Hosting all assets
Software-as-a-Service enables asset-light technology
Transportation companies increasingly are delivering mobile applications faster and more easily using the Software-as-a-Service (SaaS) or hosted model. At the forefront of this trend are carriers, brokers and logistics providers using noncompany assets and drivers to capture and manage shipment information.
Asset-based carriers that invest in mobile communications platforms have continuous load visibility to capture shipment information from drivers at pickups and deliveries. But nonasset logistics providers can have the same shipment tracking capabilities despite major differences in the technology used by their contracted drivers and vehicles.
Today, instead of requiring drivers to call periodically to report load status and other details, transportation companies simply have drivers download an application to a mobile handset – or perhaps just get drivers’ permission to track them.
AT&T has a new Location Information Services (LIS) offering that enables transportation companies to capture location information from drivers’ handsets, regardless of hardware or wireless service provider.
To use the service, a transportation company would get a driver’s permission to capture location data, and location information from a driver’s handset can be fed directly into dispatch and routing systems in the office, says John Moscatelli, director of AT&T’s transportation industry solutions practice. The new service uses LocationSmart, a technology developed by TechnoCom, to capture and aggregate location information from all major wireless carriers.
SaaS applications have become so common and easy to deploy that even a contract driver on his first trip for a logistics company can capture information as efficiently as a well-trained company driver.
Mobile applications can handle even the most difficult logistical situations.
This month, Cardinal Logistics is set to go live with Cardinal Activity Tracker (CAT), a new SaaS application that it developed specifically for its contractors. The Concord, N.C.-based 3PL and dedicated transportation provider has a fleet of 1,500 company trucks and 250 owner-operators.
The SaaS version of CAT extends the application from mobile computers to mobile devices with a “dynamic workflow” feature to simplify training. CAT presents drivers with specific instructions – based on customer profile – for capturing delivery exceptions.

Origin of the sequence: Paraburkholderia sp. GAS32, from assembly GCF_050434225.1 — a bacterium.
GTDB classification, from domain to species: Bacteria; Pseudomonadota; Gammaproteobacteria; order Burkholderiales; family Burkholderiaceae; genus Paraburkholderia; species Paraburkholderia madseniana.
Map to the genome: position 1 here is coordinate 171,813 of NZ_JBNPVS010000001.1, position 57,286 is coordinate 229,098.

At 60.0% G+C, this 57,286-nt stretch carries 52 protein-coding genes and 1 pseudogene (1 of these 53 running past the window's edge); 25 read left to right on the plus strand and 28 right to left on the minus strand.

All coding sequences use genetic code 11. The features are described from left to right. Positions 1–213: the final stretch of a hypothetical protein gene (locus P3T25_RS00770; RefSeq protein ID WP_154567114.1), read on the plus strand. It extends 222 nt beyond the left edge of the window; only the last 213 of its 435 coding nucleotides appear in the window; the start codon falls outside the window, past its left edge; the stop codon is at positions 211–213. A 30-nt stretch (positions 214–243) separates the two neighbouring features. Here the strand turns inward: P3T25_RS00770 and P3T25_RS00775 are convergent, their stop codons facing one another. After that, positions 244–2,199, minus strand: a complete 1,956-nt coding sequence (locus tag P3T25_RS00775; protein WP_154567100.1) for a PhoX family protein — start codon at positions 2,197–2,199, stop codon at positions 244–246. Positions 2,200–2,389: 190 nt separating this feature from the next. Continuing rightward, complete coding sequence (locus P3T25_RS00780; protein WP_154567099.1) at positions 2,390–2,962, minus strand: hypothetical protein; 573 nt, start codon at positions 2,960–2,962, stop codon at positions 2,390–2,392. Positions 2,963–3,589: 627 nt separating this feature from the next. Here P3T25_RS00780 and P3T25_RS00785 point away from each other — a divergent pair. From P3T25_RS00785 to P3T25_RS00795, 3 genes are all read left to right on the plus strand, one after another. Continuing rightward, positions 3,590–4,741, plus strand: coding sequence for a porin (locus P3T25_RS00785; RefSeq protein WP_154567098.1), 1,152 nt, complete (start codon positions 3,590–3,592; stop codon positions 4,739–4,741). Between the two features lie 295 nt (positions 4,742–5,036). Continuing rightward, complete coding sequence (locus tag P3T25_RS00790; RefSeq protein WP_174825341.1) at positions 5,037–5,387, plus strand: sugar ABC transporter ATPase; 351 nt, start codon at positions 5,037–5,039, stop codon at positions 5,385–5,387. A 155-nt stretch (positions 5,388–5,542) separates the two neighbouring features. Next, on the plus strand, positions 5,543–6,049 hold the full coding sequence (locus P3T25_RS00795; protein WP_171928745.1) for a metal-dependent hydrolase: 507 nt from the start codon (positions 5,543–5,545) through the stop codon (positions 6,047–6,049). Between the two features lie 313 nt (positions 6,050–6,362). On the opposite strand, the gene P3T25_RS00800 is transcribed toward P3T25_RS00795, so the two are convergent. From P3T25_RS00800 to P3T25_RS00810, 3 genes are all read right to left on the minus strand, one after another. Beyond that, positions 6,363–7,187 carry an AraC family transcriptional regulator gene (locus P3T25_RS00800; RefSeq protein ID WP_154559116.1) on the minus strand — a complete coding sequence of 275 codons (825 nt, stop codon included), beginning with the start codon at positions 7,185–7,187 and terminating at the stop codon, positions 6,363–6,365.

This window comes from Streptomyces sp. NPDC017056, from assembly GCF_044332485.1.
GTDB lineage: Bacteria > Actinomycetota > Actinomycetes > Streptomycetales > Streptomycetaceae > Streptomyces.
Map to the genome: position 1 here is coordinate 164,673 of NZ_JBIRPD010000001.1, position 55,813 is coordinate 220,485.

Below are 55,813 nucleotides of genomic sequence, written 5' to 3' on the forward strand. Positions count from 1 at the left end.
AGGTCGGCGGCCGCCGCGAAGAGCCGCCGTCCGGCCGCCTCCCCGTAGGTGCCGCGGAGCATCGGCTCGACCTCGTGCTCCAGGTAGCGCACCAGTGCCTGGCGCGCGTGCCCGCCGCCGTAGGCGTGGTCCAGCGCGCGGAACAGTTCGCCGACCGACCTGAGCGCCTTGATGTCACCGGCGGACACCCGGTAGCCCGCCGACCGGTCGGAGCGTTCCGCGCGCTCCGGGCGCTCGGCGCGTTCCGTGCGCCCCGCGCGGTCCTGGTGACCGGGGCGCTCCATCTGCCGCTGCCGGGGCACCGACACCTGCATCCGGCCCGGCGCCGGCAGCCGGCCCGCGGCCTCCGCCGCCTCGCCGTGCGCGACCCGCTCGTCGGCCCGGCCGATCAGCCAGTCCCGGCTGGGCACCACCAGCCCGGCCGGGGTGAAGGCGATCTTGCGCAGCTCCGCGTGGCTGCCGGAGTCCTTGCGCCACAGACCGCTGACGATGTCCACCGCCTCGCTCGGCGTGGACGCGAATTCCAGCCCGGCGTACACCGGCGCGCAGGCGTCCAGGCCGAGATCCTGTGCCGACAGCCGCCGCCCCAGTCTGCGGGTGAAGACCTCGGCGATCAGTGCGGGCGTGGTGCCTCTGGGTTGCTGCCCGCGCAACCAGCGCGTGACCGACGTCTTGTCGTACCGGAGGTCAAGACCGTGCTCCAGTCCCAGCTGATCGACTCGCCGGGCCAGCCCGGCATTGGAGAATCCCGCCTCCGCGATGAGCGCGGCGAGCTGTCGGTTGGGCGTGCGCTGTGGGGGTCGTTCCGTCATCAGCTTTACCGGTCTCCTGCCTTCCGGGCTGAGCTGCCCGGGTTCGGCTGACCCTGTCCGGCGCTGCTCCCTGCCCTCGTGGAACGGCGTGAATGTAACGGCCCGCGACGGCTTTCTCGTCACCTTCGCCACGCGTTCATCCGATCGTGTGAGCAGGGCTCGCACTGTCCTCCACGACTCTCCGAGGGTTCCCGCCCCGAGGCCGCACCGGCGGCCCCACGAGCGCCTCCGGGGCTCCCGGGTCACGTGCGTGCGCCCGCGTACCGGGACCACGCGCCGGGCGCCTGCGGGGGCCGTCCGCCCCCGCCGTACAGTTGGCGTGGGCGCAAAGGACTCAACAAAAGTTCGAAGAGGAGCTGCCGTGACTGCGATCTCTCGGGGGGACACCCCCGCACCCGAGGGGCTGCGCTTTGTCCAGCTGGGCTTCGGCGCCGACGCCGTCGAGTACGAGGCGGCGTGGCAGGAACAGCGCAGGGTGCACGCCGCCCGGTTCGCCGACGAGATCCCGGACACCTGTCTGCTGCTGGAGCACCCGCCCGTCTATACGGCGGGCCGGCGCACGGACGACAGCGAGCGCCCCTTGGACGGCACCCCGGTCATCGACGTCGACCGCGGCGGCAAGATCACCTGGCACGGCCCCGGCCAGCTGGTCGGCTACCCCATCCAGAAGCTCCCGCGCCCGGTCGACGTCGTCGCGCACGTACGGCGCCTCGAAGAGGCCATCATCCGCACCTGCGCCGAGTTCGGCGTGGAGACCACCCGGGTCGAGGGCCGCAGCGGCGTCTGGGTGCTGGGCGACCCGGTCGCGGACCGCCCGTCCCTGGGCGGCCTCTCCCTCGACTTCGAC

If the first stop on a route is a grocery store, a button pops up asking the driver to enter the load’s temperature. If the next stop is a delivery of windows to a millwork factory, a new button pops up for the driver to scan the product and to record any exceptions.
“As we get more customers, it becomes more difficult for drivers to understand which exceptions are for which customer,” says Clay Holmes, chief information officer. “Now the exceptions show in workflow for every delivery receipt they have.”
Even the most difficult shipment tracking situations that a logistics provider encounters can be solved quickly with a mobile application. Consider a 3PL operation that transfers or “cross-docks” freight between origin and destination. A single shipment may involve multiple customers and carriers.
Airclic recently upgraded its Courier Perform product with a cross-dock feature that helps simplify operations. Freight can be scanned using virtually any mobile phone as it is taken from one truck and loaded onto the next. No matter how many times a product changes hands, managers know the location of their packages throughout the delivery process and can track orders down to the item level.
The latest software applications for mobile devices enable transportation companies to expand their technology resources quickly – and at minimum cost.
Aaron huff is Senior Editor of Commercial Carrier Journal.
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